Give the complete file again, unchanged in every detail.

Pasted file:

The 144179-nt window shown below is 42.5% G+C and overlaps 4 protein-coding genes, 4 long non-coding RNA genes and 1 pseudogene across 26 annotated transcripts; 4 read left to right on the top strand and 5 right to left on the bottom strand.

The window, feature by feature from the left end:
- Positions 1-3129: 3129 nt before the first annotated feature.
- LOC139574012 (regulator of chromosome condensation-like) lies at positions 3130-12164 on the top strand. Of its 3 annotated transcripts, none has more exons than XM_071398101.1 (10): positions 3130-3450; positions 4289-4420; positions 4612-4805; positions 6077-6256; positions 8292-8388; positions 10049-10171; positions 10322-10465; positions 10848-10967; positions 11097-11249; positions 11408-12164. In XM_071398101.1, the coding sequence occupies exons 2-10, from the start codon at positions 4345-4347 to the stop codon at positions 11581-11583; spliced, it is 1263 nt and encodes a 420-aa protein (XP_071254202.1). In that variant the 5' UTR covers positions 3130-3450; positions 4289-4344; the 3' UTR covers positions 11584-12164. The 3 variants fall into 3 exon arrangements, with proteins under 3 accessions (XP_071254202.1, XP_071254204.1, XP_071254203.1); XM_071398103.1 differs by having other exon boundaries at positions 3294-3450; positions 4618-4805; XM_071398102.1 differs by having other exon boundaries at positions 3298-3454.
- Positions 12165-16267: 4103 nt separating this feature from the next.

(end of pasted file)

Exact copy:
The 144179-nt window shown below is 42.5% G+C and overlaps 4 protein-coding genes, 4 long non-coding RNA genes and 1 pseudogene across 26 annotated transcripts; 4 read left to right on the top strand and 5 right to left on the bottom strand.

The window, feature by feature from the left end:
- Positions 1-3129: 3129 nt before the first annotated feature.
- LOC139574012 (regulator of chromosome condensation-like) lies at positions 3130-12164 on the top strand. Of its 3 annotated transcripts, none has more exons than XM_071398101.1 (10): positions 3130-3450; positions 4289-4420; positions 4612-4805; positions 6077-6256; positions 8292-8388; positions 10049-10171; positions 10322-10465; positions 10848-10967; positions 11097-11249; positions 11408-12164. In XM_071398101.1, the coding sequence occupies exons 2-10, from the start codon at positions 4345-4347 to the stop codon at positions 11581-11583; spliced, it is 1263 nt and encodes a 420-aa protein (XP_071254202.1). In that variant the 5' UTR covers positions 3130-3450; positions 4289-4344; the 3' UTR covers positions 11584-12164. The 3 variants fall into 3 exon arrangements, with proteins under 3 accessions (XP_071254202.1, XP_071254204.1, XP_071254203.1); XM_071398103.1 differs by having other exon boundaries at positions 3294-3450; positions 4618-4805; XM_071398102.1 differs by having other exon boundaries at positions 3298-3454.
- Positions 12165-16267: 4103 nt separating this feature from the next.